When you obtain a formal attorney-client relationship with the Phoenix criminal attorneys at Belén Law Firm, we will discuss the details of the alleged incident in great depth before getting straight to work on building and strengthening your case. To prove any degree of assault, the prosecution must show that the defendant, beyond a reasonable doubt, intentionally, knowingly, or recklessly (1) caused physical injury to the alleged victim, (2) placed the alleged victim in a position where they had a reasonable fear of imminent physical harm, or (3) touched the alleged victim with the intent to injure, offend, or provoke them.
Our job as attorneys is to make sure these facts cannot be proven. If the evidence is stacked against you, we will adjust our strategy to make sure you avoid the maximum penalty and work to mitigate the consequences of a conviction. For example, we may be able to negotiate mandatory counseling instead of jail time.
When you hire a team of experienced Arizona criminal defense lawyers like those at Belén Law Firm, you have your best chance of obtaining the best resolution possible for your case. If you have any more questions or concerns about hiring an attorney for your assault charges, please contact us today and schedule your free consultation.
What Are Some Defenses to Assault Charges?
Depending on the circumstances of your case, your attorney will use any relevant defenses against assault accusations. By analyzing the evidence, questioning all witnesses, and disputing the state’s case against you, our team of dedicated Phoenix criminal attorneys at Belén Law Firm will work aggressively to have your case dismissed, obtain an acquittal, and/or mitigate your potential consequences.
Possible defenses include, but are not limited to, the following:
- Self-defense. Let’s say someone strikes you and you defend yourself. In most cases, the defendant does not deserve to go to prison if they happen to strike back in defense of themselves. This is considered self-defense and is a viable criminal defense strategy.
- Protection of another individual or personal property. Just as defending yourself is a viable defense claim, so is defending another person or personal property from an attacker.
- Lack of evidence. If the prosecution lacks sufficient evidence to formulate a strong case against you, your attorney will challenge the evidence provided and question anything that doesn’t add up.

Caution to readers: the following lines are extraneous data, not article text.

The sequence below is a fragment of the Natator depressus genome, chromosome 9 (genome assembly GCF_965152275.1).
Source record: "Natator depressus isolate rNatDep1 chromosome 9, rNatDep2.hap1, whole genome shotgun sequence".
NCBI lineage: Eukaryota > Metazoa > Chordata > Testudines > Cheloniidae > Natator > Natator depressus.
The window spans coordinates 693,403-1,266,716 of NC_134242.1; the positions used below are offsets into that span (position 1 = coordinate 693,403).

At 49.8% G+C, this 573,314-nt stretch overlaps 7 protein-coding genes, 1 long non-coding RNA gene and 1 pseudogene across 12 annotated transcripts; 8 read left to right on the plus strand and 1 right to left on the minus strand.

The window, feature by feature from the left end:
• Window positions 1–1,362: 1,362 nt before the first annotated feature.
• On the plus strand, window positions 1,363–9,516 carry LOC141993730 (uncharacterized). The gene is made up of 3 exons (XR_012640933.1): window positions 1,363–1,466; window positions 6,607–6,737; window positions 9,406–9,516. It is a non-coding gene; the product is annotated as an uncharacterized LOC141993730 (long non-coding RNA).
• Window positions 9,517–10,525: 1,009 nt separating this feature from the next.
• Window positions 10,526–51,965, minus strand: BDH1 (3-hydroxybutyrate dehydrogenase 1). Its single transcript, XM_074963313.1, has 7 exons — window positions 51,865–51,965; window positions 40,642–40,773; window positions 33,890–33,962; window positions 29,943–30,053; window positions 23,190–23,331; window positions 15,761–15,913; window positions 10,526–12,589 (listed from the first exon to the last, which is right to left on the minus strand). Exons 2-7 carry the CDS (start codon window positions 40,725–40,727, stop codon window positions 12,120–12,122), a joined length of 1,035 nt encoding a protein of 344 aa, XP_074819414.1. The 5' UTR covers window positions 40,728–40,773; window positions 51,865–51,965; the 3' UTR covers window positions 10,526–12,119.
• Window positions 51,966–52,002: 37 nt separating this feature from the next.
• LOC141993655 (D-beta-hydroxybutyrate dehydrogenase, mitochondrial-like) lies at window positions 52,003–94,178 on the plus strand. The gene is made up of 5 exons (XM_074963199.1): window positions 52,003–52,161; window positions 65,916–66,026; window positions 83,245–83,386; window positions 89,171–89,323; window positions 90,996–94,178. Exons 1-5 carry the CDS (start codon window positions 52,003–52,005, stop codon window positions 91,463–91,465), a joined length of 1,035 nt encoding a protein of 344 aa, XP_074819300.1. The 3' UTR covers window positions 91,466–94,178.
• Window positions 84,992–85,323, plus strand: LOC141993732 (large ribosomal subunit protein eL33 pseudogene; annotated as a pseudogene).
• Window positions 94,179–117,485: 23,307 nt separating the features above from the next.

- You were not the main perpetrator. In instances of a group altercation, police might deal out assault/battery charges to anyone present at the time of the incident. However, these are fact-centric charges, meaning a good Phoenix assault attorney may be able to prove that you did not commit the offense you have been charged with despite being present at the time of its occurrence.
- Alibi. If it can be proven that you were not present during the alleged event and that you were not involved in any violent crime in Arizona, the evidence against you can be significantly weakened. Other people who can attest to the fact that you were with them when the supposed incident occurred may be able to serve as your alibi.
Free Consultation With Arizona Assault Charges Lawyer
It is important to remember that because assault is considered a violent crime in Arizona, it cannot be expunged after the fact. If you are facing assault charges, don’t let your case spiral out of control before it’s too late. Get an experienced Phoenix assault lawyer to help craft your defense as soon as possible.
At Belén Law Firm, Belén Olmedo Guerra and her dedicated team of Phoenix criminal attorneys are prepared to take on your case and defend you against your Arizona assault charges. We are also skilled at handling a number of other legal issues in related practice areas, including AZ domestic violence charges, sexual assault charges, homicide charges, and more.
We proudly offer clients a free initial consultation and 24/7 legal advice, so contact us today to discuss your case and your legal options moving forward. You can reach us by calling our Phoenix office at 602-715-0908 or by completing the online intake form located below.